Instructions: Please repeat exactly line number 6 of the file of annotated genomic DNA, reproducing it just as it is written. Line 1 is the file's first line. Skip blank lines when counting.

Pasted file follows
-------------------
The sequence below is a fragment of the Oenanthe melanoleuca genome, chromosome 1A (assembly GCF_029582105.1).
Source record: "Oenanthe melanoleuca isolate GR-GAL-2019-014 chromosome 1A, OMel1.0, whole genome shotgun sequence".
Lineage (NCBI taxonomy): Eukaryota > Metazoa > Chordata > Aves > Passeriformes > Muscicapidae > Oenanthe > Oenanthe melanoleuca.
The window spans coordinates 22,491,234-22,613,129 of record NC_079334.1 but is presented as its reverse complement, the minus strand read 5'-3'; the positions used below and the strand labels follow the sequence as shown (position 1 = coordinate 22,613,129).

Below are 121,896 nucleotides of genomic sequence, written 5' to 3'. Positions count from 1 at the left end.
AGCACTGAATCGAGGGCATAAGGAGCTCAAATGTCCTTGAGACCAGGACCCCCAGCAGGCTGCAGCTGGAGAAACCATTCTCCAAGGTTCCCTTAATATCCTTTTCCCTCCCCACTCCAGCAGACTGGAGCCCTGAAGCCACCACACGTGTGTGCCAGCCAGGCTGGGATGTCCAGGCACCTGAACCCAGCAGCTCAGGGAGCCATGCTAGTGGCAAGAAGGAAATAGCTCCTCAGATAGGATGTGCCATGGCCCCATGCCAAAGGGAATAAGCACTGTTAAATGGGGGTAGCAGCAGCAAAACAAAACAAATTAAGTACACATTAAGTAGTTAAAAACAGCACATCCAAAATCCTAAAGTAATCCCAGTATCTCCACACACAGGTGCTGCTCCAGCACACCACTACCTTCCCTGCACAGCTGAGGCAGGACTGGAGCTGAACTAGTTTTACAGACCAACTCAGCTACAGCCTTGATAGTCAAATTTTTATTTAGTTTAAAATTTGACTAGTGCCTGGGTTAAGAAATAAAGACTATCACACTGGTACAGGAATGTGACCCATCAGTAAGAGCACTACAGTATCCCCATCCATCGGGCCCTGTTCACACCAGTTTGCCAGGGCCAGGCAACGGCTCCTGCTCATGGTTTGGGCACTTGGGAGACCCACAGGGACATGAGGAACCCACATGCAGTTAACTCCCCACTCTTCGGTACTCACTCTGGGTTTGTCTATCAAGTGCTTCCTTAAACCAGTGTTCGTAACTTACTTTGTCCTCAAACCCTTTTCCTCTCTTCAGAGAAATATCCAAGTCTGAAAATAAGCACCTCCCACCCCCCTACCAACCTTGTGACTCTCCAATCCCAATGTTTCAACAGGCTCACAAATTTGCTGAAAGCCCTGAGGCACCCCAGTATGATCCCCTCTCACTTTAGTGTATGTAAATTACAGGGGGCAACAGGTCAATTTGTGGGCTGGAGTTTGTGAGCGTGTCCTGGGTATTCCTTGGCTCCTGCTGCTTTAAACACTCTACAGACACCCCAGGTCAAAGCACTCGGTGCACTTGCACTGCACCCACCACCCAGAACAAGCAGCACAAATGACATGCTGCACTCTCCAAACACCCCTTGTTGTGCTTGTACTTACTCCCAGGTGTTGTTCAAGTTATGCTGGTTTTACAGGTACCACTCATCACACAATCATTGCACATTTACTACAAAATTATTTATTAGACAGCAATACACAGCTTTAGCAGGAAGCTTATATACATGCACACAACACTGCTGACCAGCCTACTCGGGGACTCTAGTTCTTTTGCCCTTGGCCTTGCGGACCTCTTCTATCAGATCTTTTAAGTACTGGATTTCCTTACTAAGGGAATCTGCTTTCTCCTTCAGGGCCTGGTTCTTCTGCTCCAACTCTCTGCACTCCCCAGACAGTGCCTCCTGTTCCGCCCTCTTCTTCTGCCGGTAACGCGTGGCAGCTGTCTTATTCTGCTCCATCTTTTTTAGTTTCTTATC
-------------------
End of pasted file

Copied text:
AGCACTGAATCGAGGGCATAAGGAGCTCAAATGTCCTTGAGACCAGGACCCCCAGCAGGCTGCAGCTGGAGAAACCATTCTCCAAGGTTCCCTTAATATCCTTTTCCCTCCCCACTCCAGCAGACTGGAGCCCTGAAGCCACCACACGTGTGTGCCAGCCAGGCTGGGATGTCCAGGCACCTGAACCCAGCAGCTCAGGGAGCCATGCTAGTGGCAAGAAGGAAATAGCTCCTCAGATAGGATGTGCCATGGCCCCATGCCAAAGGGAATAAGCACTGTTAAATGGGGGTAGCAGCAGCAAAACAAAACAAATTAAGTACACATTAAGTAGTTAAAAACAGCACATCCAAAATCCTAAAGTAATCCCAGTATCTCCACACACAGGTGCTGCTCCAGCACACCACTACCTTCCCTGCACAGCTGAGGCAGGACTGGAGCTGAACTAGTTTTACAGACCAACTCAGCTACAGCCTTGATAGTCAAATTTTTATTTAGTTTAAAATTTGACTAGTGCCTGGGTTAAGAAATAAAGACTATCACACTGGTACAGGAATGTGACCCATCAGTAAGAGCACTACAGTATCCCCATCCATCGGGCCCTGTTCACACCAGTTTGCCAGGGCCAGGCAACGGCTCCTGCTCATGGTTTGGGCACTTGGGAGACCCACAGGGACATGAGGAACCCACATGCAGTTAACTCCCCACTCTTCGGTACTCACTCTGGGTTTGTCTATCAAGTGCTTCCTTAAACCAGTGTTCGTAACTTACTTTGTCCTCAAACCCTTTTCCTCTCTTCAGAGAAATATCCAAGTCTGAAAATAAGCACCTCCCACCCCCCTACCAACCTTGTGACTCTCCAATCCCAATGTTTCAACAGGCTCACAAATTTGCTGAAAGCCCTGAGGCACCCCAGTATGATCCCCTCTCACTTTAGTGTATGTAAATTACAGGGGGCAACAGGTCAATTTGTGGGCTGGAGTTTGTGAGCGTGTCCTGGGTATTCCTTGGCTCCTGCTGCTTTAAACACTCTACAGACACCCCAGGTCAAAGCACTCGGTGCACTTGCACTGCACCCACCACCCAGAACAAGCAGCACAAATGACATGCTGCACTCTCCAAACACCCCTTGTTGTGCTTGTACTTACTCCCAGGTGTTGTTCAAGTTATGCTGGTTTTACAGGTACCACTCATCACACAATCATTGCACATTTACTACAAAATTATTTATTAGACAGCAATACACAGCTTTAGCAGGAAGCTTATATACATGCACACAACACTGCTGACCAGCCTACTCGGGGACTCTAGTTCTTTTGCCCTTGGCCTTGCGGACCTCTTCTATCAGATCTTTTAAGTACTGGATTTCCTTACTAAGGGAATCTGCTTTCTCCTTCAGGGCCTGGTTCTTCTGCTCCAACTCTCTGCACTCCCCAGACAGTGCCTCCTGTTCCGCCCTCTTCTTCTGCCGGTAACGCGTGGCAGCTGTCTTATTCTGCTCCATCTTTTTTAGTTTCTTATC